The projection piece 43 a that is located on the distal end side of the first jaw 4 a has a through hole 45 pierced through in its lateral direction. The projection piece 43 c that is located on the proximal end side of the first jaw 4 a has a fixation plate 46 that is made integral with the projection piece and projects upwards further than the other projection pieces 43 a and 43 b.

In the heat coupling portions 44 made between the projection pieces 43 a, 43 b and 43 c, heat generating members 47 a and 47 b serving as heat generating means and made of, for example, a thin-film heat resistance element are fixed respectively by a heat coupling way in the state where parts of the heat generating members are located within the respective slots. The heat generating members 47 a and 47 b are arranged at equal intervals so as to make the temperature distribution uniform.

In the distal end side of the first jaw 4 a, both end portions of a fixation pin 48 provided to pierce the through hole 45 in its lateral direction are fixed, whereas in its proximal end side, the fixation plate 46 is fixed by a fixation pin 49.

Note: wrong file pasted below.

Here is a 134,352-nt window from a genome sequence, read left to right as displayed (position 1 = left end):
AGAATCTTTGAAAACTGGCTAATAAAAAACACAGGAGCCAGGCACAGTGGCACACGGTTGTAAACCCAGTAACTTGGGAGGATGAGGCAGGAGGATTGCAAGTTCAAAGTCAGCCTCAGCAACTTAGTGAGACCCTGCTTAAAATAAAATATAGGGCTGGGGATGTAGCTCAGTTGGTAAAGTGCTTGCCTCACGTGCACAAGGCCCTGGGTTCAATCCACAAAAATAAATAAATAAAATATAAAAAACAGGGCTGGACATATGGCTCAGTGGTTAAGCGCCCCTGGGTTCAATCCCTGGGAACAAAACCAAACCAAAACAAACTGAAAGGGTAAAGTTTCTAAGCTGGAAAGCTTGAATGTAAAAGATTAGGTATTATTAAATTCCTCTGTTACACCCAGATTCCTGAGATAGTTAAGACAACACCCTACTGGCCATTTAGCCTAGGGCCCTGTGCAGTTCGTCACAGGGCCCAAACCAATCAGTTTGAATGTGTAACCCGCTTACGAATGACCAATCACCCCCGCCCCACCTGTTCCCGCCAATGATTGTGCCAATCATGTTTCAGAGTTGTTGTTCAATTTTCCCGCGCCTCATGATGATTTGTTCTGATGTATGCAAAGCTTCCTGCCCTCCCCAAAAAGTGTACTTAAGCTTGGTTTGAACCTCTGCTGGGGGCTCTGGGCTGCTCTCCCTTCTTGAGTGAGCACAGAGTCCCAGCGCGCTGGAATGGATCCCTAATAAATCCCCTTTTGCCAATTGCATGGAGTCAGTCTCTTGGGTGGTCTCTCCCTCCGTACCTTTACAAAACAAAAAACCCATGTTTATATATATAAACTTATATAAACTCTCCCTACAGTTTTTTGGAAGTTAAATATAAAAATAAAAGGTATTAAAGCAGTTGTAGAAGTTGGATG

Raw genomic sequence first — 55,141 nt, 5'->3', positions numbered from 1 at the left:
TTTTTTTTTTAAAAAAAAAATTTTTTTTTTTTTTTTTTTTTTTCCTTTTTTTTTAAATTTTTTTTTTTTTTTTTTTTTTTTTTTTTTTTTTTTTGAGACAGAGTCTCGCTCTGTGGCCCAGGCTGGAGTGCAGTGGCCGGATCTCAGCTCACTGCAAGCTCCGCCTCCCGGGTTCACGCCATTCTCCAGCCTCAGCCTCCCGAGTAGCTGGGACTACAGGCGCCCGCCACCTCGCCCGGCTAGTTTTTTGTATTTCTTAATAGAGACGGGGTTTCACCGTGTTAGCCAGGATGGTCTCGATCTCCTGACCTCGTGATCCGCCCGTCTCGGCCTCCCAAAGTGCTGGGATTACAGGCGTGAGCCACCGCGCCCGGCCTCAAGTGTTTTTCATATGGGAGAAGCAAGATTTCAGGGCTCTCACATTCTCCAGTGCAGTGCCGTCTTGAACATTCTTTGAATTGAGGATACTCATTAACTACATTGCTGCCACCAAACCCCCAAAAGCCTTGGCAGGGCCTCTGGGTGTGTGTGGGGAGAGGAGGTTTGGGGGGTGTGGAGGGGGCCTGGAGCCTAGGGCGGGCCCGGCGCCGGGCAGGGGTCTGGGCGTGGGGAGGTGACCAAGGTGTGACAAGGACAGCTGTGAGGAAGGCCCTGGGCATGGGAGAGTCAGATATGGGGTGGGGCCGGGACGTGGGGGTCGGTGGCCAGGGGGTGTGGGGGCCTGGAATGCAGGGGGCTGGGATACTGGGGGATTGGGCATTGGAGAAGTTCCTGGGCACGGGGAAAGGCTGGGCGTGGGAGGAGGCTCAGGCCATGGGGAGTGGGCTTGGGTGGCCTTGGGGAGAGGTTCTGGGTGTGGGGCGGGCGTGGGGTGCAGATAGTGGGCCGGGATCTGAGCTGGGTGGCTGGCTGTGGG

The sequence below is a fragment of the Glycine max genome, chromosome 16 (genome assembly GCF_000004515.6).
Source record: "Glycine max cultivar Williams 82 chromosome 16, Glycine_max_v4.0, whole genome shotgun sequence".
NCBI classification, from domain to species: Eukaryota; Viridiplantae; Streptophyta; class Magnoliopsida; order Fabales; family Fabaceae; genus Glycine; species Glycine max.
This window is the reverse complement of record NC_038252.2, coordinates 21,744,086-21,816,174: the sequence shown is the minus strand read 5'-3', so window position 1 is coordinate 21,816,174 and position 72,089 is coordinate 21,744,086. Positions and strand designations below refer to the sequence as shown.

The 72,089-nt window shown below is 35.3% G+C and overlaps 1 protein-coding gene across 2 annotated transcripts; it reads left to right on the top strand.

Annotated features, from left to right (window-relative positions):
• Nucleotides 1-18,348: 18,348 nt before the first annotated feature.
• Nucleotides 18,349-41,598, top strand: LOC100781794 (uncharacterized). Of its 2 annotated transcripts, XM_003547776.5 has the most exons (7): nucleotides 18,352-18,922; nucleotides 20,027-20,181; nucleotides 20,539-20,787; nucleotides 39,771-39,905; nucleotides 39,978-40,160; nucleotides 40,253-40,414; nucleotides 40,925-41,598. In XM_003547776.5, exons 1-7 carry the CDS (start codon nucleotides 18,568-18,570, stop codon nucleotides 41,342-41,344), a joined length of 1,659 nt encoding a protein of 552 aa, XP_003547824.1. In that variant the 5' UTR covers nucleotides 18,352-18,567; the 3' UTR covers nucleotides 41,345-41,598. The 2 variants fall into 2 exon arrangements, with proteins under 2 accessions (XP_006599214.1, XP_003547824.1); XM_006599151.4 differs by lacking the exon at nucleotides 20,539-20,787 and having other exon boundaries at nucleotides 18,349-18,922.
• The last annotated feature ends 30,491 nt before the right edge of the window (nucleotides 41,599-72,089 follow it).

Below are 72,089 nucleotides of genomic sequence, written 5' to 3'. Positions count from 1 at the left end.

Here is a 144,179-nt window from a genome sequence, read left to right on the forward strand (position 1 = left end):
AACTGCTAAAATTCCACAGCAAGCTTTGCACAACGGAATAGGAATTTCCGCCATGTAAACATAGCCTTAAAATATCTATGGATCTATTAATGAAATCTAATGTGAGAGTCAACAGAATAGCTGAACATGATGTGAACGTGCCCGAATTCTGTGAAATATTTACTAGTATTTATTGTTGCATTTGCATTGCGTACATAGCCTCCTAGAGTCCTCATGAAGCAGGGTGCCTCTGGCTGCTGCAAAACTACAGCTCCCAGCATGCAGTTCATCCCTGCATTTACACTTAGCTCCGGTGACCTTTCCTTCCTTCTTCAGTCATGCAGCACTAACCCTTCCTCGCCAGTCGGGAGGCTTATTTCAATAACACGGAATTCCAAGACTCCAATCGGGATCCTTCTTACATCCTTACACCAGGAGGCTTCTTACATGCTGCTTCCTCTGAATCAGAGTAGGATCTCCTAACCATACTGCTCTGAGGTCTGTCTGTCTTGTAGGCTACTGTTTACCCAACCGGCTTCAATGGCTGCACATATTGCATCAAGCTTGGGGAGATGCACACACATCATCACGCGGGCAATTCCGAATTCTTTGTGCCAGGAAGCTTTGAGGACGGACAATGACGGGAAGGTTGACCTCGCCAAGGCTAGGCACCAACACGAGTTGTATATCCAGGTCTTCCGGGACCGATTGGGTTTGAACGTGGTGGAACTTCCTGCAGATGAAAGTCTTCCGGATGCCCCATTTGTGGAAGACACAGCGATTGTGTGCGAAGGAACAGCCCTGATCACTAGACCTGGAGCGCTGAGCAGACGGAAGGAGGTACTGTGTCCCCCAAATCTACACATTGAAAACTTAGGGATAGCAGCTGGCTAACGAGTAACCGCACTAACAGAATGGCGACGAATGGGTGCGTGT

Coaxial cables 50 a and 50 b are connected respectively and independently to the heat generating members 47 a and 47 b. The coaxial cables 50 a and 50 b have such a structure that at least two pairs of electroconductive cables are covered by a protection member made of a coating material. The protection member here is designed to prevent the disconnection of the cables, and to secure the insulation of the cables. The present invention is not limited to the coaxial cables, but single-wire cables may be employed. Here, a single-wire cable may be of such a structure that an electroconductive cable is protected by a protection member made of a coating material, such as a flexible tube.

The coaxial cables 50 a and 50 b pass through the coaxial cable insertion space 37 a that is made by the forked shape of the proximal end arm portion 37 of the second jaw 4 b, and are pierced through the piercing space 32 in the insertion portion 3. Then, the coaxial cables 50 a and 50 b are connected to the electrodes 13. The front ends of the coaxial cables 50 a and 50 b are held by the filler material 39. Further, the piercing space 32 of the insertion portion 3 is filled with a filler material 51 so as to hold the coaxial cables 50 a and 50 b.

Next, the operation of the thermal-coagulating cutting forceps 1 having the above-described structure will now be described.